By Etty Hillesum
"I have come to terms with life - nothing can happen to me, and my personal fate is not the issue…. By ‘coming to terms with life’ I mean: the reality of death has become a definite part of my life; my life has, so to speak, been extended by death, by looking death in the eye and accepting it, by accepting destruction as part of life and no longer wasting my energies on fear of death or the refusal to acknowledge its inevitability. It sounds paradoxical: by excluding death from our life we cannot live a full life, and by admitting death into our life we enlarge and enrich it."
Source: An Interrupted Life: the Journal of a Young Jewish Woman, 1941-1943
Here's the whole text of Psalm 90 from Oremus Bible Browser, in case your are interested.
Psalm 90 - A Prayer of Moses, the man of God
Lord, you have been our dwelling-place
in all generations.
Before the mountains were brought forth,
or ever you had formed the earth and the world,
from everlasting to everlasting you are God.
You turn us back to dust,
and say, ‘Turn back, you mortals.’
For a thousand years in your sight
are like yesterday when it is past,
or like a watch in the night.
You sweep them away; they are like a dream,
like grass that is renewed in the morning;
in the morning it flourishes and is renewed;
in the evening it fades and withers.
For we are consumed by your anger;
by your wrath we are overwhelmed.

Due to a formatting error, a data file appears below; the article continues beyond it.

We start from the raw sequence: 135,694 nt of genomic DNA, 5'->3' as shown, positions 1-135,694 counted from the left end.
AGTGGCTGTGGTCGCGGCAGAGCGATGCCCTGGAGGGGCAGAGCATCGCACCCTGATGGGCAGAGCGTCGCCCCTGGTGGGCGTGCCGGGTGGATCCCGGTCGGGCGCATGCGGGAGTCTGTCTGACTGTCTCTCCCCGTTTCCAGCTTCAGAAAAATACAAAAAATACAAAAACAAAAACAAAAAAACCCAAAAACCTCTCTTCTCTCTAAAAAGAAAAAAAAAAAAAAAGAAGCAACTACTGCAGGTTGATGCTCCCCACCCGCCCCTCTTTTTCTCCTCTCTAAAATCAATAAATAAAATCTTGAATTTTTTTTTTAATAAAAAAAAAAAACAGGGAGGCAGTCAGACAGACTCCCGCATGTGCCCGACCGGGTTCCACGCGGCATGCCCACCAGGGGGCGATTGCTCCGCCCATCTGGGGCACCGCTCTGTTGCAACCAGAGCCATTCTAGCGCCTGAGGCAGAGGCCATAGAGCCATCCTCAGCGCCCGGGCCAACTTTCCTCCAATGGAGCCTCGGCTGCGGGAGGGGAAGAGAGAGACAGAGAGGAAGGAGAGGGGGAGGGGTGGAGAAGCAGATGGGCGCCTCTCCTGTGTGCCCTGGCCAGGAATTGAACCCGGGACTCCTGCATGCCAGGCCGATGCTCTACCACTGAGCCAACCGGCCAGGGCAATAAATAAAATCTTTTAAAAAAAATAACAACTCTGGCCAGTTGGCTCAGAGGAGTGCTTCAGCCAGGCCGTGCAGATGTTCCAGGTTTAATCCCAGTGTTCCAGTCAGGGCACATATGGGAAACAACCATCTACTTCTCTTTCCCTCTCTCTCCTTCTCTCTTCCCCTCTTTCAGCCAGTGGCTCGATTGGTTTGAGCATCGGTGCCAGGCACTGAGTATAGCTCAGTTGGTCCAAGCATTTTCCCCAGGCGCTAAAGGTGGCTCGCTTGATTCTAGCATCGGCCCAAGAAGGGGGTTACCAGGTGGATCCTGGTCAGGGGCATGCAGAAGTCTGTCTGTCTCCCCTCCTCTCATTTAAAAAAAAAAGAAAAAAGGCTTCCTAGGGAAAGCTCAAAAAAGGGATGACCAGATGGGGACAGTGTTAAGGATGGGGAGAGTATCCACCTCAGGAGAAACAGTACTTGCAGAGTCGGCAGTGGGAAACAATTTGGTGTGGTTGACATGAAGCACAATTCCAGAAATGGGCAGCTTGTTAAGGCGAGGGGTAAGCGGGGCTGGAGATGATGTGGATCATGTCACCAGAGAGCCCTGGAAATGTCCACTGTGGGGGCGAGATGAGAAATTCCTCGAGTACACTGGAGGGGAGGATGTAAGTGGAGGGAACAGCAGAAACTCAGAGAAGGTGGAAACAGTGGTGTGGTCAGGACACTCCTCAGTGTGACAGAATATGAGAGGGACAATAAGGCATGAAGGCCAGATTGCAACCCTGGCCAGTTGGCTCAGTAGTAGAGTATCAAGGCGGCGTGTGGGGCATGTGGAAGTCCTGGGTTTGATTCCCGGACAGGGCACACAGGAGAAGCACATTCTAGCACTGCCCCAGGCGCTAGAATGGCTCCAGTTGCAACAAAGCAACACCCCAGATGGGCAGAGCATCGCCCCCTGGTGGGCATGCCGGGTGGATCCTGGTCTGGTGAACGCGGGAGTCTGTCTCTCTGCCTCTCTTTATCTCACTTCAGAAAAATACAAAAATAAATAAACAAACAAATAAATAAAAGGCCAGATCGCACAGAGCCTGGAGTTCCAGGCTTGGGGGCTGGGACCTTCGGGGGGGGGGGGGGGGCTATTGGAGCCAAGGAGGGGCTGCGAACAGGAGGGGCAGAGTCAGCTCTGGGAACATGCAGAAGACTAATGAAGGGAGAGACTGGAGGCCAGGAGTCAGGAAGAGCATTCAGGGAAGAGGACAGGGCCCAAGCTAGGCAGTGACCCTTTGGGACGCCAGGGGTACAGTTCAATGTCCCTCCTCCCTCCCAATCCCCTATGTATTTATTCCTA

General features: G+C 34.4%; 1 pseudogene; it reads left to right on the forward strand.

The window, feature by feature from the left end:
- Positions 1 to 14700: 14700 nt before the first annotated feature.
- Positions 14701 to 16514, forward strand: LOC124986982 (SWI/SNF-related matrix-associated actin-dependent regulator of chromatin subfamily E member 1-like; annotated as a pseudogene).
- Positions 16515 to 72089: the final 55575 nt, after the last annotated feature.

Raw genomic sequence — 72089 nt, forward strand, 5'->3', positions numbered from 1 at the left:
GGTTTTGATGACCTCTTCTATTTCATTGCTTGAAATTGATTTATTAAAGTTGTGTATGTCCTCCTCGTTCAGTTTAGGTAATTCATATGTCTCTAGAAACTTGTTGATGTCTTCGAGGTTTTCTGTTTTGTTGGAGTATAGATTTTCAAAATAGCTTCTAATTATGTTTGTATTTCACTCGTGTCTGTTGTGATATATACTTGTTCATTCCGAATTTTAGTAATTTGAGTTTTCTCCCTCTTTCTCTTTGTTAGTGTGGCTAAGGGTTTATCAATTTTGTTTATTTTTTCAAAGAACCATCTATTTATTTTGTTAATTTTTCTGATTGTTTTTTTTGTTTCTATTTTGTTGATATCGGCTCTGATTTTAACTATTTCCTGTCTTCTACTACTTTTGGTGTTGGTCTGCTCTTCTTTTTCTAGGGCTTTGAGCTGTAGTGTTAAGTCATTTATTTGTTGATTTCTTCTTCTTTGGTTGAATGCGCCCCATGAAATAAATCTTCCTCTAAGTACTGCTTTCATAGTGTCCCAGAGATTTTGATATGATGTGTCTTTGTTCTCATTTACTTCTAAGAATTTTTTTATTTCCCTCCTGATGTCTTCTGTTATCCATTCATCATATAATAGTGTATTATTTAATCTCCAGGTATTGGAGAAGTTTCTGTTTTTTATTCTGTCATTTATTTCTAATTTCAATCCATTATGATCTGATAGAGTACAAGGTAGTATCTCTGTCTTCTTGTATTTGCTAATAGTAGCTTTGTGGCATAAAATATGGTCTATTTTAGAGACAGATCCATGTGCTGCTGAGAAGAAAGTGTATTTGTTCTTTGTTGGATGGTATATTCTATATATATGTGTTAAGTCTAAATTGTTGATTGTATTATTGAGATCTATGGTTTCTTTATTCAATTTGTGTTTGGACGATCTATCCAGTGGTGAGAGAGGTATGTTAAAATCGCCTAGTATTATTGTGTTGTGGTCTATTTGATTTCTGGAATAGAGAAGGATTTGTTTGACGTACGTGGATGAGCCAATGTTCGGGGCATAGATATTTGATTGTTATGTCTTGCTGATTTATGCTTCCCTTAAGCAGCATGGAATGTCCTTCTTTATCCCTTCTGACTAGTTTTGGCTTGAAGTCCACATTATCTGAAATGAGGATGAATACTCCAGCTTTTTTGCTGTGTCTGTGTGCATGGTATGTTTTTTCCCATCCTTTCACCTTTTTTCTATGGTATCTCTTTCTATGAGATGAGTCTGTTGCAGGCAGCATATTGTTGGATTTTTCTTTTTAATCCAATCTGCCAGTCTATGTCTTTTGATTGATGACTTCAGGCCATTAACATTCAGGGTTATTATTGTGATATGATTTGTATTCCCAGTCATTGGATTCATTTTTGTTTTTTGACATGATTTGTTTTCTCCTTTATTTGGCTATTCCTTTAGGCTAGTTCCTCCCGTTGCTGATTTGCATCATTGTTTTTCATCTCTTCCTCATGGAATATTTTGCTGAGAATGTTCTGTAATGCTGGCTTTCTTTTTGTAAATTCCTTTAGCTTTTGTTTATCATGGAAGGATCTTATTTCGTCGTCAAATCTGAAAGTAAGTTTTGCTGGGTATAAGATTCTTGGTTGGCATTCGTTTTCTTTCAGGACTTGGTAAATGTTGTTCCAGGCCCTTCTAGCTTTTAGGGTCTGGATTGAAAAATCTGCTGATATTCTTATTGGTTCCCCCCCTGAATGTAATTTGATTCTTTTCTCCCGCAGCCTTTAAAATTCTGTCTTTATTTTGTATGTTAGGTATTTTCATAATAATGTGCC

You have set our iniquities before you,
our secret sins in the light of your countenance.
For all our days pass away under your wrath;
our years come to an end like a sigh.
The days of our life are seventy years,
or perhaps eighty, if we are strong;
even then their span is only toil and trouble;
they are soon gone, and we fly away.
Who considers the power of your anger?
Your wrath is as great as the fear that is due to you.
So teach us to count our days
that we may gain a wise heart.
Turn, O Lord! How long?
Have compassion on your servants!
Satisfy us in the morning with your steadfast love,
so that we may rejoice and be glad all our days.
Make us glad for as many days as you have afflicted us,
and for as many years as we have seen evil.
Let your work be manifest to your servants,
and your glorious power to their children.
Let the favour of the Lord our God be upon us,
and prosper for us the work of our hands—
O prosper the work of our hands!
The Virginia Tech tragedy occurred the day I posted this, and I've considered taking it down for fear that someone might think I was trying to make a comment related to that terribly sad event. That is not the case. I wrote this post early in the morning before I heard any news about the people who were killed that day.